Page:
Daily currency analysis
The dollar found support weaker than the 1.47 level on Thursday and strengthened to around 1.4690 ahead of the US data. Stronger than expected US data pushed the US currency to highs around 1.4580 before a move back to 1.4625.
The US retail sales data was significantly stronger than expected with a headline 1.2% increase for November while there was a 1.8% underlying increase. Gasoline sales inflated the figure, but there was still a solid underlying increase. Sales are likely to be have been inflated by discounting and there is a risk that sales have effectively been brought forward which will undermine the December data.
Nevertheless, the sales data will ease immediate fears over the consumer sector which will provide some dollar support. Jobless claims edged lower to 337,000 in the latest week from 340,000 previously.
Headline producer prices rose a sharp 3.2% for November, the biggest increase for over 30 years. The underlying figure was held to 0.4%, but the consumer inflation data will be watched very closely on Friday. An elevated reading would raise inflation fears and make it more difficult for the Fed to consider a further cut in interest rates.
The revised Euro-zone inflation data will be watched closely on Friday and any upward revision would increase pressure for the ECB to tighten policy early in 2008 while a downward revision would provide some relief over short-term trends.
The yen strengthened back to 111.40 against the dollar in early Europe on Thursday. Markets took a more sceptical attitude over the central bank plans to inject liquidity into the markets and Asian stock markets fell which supported the Japanese currency.
The yen weakened back beyond the 112.0 level in US trading and, although this primarily reflected wider dollar strength rather than yen weakness, a rally on Wall Street also undermined the Japanese currency.
The yen is likely to gain support from increased levels of exporter selling above the 112.0 level, although risk conditions will tend to dominate.
The Tankan index will be watched closely overnight and a small headline drop is unlikely to have a significant impact while a sharp decline would unsettle the currency.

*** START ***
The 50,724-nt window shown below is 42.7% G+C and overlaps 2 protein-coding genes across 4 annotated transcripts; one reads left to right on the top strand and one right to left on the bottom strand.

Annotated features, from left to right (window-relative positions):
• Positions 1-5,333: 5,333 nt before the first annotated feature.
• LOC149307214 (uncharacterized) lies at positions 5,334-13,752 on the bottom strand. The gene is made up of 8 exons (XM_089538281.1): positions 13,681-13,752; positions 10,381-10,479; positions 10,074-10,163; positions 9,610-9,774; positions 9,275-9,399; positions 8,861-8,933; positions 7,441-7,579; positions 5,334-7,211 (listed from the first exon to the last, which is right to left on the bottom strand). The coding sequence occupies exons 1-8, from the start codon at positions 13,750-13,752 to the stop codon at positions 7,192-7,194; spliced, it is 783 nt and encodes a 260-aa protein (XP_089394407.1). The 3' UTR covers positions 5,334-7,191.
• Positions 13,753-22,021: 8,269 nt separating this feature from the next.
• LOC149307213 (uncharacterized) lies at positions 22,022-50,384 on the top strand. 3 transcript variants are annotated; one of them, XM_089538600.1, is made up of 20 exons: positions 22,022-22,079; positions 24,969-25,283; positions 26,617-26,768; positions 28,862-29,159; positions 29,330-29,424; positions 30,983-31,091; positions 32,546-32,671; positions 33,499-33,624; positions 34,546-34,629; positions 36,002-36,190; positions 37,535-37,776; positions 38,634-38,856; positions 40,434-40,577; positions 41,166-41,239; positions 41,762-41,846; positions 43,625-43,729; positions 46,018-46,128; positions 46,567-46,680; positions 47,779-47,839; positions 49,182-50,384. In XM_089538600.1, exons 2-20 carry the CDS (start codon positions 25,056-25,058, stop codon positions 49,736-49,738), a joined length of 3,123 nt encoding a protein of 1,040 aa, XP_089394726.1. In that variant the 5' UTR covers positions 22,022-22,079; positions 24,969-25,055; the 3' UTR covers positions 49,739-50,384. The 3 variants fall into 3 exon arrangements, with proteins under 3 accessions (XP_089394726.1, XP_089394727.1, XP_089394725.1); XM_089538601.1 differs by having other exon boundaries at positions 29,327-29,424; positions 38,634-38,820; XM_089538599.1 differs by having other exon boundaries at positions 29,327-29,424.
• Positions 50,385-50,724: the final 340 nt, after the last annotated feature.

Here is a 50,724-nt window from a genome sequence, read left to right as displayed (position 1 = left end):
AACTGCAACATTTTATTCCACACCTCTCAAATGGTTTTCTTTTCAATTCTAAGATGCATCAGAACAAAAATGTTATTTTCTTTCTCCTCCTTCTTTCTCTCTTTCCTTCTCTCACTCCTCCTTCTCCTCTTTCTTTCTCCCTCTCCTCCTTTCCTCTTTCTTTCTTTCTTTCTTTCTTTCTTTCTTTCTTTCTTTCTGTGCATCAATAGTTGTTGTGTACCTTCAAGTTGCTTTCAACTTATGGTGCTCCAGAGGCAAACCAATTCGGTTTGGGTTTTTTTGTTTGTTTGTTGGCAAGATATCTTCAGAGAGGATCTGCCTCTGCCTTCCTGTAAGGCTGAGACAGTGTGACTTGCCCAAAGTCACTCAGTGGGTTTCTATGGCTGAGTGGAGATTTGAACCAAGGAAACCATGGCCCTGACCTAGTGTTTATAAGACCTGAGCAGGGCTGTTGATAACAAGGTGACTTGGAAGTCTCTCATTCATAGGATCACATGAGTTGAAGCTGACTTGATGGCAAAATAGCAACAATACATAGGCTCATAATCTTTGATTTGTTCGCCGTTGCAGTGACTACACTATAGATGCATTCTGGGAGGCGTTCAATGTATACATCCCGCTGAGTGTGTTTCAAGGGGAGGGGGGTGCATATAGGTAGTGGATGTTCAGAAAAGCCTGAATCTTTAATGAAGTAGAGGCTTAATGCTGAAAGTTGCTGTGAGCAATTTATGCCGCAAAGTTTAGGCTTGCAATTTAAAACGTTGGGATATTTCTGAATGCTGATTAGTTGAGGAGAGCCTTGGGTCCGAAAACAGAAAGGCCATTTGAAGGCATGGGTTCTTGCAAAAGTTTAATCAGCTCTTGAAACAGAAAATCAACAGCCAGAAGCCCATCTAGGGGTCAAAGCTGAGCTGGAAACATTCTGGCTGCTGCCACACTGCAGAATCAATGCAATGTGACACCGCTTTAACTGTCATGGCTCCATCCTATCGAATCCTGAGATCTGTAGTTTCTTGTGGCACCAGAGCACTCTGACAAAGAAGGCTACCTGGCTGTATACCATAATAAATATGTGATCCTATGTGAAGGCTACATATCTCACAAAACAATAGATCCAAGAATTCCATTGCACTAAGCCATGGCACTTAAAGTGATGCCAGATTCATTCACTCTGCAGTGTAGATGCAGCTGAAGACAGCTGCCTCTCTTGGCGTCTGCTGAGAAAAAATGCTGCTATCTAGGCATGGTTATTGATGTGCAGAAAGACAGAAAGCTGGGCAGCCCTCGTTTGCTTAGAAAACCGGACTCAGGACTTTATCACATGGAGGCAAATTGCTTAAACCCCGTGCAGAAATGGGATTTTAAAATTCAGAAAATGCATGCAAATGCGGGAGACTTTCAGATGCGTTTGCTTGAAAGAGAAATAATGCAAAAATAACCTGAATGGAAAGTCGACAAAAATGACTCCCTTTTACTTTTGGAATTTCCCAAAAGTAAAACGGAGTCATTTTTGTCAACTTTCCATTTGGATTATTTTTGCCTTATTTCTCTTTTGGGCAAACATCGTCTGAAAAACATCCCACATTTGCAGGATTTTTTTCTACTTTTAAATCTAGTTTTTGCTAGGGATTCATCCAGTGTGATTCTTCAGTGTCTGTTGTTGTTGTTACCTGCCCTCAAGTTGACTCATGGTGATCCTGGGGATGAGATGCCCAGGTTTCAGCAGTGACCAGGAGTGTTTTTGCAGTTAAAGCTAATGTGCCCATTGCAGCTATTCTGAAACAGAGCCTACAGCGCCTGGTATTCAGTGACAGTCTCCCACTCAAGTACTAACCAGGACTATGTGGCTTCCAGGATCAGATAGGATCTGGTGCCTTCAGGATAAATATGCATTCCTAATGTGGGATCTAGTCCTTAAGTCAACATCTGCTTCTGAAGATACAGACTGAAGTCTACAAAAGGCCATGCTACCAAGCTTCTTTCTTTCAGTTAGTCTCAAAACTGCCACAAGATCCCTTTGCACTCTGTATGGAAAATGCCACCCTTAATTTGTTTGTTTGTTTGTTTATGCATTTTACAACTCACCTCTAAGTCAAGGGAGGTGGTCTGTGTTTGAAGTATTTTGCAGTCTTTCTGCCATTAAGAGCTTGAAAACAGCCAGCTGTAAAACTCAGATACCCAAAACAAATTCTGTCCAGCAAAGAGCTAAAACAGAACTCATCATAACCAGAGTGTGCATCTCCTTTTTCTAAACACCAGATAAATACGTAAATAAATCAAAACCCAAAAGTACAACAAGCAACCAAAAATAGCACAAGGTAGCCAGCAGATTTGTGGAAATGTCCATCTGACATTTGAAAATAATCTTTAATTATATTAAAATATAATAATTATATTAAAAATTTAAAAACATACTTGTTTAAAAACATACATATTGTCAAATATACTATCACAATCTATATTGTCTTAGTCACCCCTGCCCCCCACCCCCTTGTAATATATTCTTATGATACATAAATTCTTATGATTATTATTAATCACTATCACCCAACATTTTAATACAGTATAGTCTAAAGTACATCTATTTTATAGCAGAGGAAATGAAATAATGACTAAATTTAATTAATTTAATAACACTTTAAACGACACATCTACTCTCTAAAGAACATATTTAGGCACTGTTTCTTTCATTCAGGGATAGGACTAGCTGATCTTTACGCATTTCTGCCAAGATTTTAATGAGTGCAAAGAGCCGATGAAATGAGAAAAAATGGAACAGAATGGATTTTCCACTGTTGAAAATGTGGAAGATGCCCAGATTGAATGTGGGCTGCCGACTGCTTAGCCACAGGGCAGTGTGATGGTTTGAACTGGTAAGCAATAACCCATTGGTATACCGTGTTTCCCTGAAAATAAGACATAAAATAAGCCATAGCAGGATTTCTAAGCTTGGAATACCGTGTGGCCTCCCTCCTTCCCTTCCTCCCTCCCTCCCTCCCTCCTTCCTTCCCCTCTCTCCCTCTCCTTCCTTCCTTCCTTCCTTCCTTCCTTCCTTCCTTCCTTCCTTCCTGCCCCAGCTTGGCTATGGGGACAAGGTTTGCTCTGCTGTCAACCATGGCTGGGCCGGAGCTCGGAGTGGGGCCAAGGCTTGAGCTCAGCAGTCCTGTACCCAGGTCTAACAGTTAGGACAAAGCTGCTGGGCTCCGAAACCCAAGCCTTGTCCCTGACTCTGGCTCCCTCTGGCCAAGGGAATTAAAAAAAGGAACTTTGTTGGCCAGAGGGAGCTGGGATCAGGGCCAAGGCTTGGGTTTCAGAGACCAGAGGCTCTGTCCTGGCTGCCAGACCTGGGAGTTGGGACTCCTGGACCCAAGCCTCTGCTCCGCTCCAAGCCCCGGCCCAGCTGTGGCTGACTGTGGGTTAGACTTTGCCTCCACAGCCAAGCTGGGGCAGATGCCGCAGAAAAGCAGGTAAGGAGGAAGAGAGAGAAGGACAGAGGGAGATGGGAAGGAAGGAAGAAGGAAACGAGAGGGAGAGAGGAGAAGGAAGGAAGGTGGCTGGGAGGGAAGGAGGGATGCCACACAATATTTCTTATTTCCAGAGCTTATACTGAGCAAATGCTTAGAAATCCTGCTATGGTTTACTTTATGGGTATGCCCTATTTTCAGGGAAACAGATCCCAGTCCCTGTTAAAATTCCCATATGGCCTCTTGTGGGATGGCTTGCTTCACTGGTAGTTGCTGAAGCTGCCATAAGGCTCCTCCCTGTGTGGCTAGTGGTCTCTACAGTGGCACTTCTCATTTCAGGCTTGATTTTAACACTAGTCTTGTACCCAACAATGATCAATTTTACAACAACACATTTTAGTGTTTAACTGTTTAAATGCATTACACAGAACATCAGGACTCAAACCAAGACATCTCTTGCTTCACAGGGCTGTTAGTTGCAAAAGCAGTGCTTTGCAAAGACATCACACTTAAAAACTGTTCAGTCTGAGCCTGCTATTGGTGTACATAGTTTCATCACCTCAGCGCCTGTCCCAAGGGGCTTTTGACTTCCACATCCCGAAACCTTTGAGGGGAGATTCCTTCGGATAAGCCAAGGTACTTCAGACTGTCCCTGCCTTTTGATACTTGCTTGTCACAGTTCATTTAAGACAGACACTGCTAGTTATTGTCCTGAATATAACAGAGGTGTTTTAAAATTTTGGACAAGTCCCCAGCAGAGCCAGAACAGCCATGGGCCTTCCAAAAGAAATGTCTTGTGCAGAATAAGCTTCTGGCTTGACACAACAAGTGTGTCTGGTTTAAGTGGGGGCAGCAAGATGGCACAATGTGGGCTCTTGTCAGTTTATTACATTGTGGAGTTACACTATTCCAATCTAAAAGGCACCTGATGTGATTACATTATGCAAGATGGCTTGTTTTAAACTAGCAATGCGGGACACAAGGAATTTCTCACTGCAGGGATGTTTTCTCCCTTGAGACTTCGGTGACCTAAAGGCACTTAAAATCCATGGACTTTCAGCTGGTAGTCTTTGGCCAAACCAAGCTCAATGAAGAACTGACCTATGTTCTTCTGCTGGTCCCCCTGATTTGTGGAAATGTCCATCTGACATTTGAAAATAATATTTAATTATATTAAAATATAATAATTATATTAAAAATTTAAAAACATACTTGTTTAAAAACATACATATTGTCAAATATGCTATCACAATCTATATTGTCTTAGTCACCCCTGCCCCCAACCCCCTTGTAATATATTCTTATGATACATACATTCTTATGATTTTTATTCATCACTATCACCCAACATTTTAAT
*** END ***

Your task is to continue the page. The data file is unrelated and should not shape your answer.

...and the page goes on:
Sterling gained ground against the Euro during the day with a move to near 0.7160 as the Euro was subjected to wider corrective pressures. The UK currency hit resistance above 2.0450 against the dollar, but survived a test of support close to 2.0350.
The latest RICS house-price survey weakened to -40.6% in November from a revised -23.4% previously and was the weakest outcome for over two years. The data will reinforce fears over the UK housing sector and will damage underlying sentiment. The output component of the CBI index fell to a 23-month low which will reinforce expectations of a weaker trend, although the data did not suggest a severe slowdown.
The Bank of England will continue to face important policy dilemmas, especially as inflation expectations rose to 3.0% in the latest quarterly survey, the highest figure since the survey started in 1999.
The Swiss franc found support weaker than 1.67 against the Euro on Thursday, but failed to make much headway. The franc also weakened to lows near 1.1450 as the dollar rallied generally.
The Swiss National Bank held interest rates at 2.75% for December, the first time the bank had left rates on hold for two years. The bank increased its 2008 inflation forecast slightly, but Chairman Roth stated that there was no urgency over the situation and that the banking weakness would hurt the economy. The bank’s degree of comfort with the situation will not provide any significant near-term franc support.
Developments in global markets will remain under close scrutiny in the short term and the Swiss currency will tend to drift weaker if stock markets make further headway.
The Australian dollar held close to the 0.88 level in early Europe on Thursday. Domestically, there was a stronger than expected 52,600 increase in employment for November which will boost confidence in growth prospects, although the impact was offset by an increase in the unemployment rate to 4.5% from 4.3%.
Levels of risk aversion will remain dominant in the short term with trading conditions liable to remain erratic. A fall in global stock markets pushed the Australian dollar weaker and it dipped to below 0.8750 in New York as the US currency secured a wider recovery.